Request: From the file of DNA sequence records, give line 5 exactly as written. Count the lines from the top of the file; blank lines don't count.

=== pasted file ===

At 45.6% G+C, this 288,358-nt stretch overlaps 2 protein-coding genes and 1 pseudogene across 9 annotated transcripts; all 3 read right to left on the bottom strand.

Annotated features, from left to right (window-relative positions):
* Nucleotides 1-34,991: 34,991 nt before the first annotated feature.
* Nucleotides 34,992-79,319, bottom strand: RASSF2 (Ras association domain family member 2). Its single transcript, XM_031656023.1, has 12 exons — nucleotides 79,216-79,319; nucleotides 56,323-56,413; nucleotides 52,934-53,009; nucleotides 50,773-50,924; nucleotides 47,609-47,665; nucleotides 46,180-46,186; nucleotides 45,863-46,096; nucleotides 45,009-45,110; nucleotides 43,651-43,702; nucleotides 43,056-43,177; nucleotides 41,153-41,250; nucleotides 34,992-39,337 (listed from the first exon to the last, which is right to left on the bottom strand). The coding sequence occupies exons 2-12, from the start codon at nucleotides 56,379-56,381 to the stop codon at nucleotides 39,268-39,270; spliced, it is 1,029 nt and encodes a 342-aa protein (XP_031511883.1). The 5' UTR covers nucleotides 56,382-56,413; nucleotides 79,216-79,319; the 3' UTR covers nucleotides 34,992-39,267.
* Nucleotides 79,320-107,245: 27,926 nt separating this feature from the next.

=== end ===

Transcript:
* Nucleotides 79,320-107,245: 27,926 nt separating this feature from the next.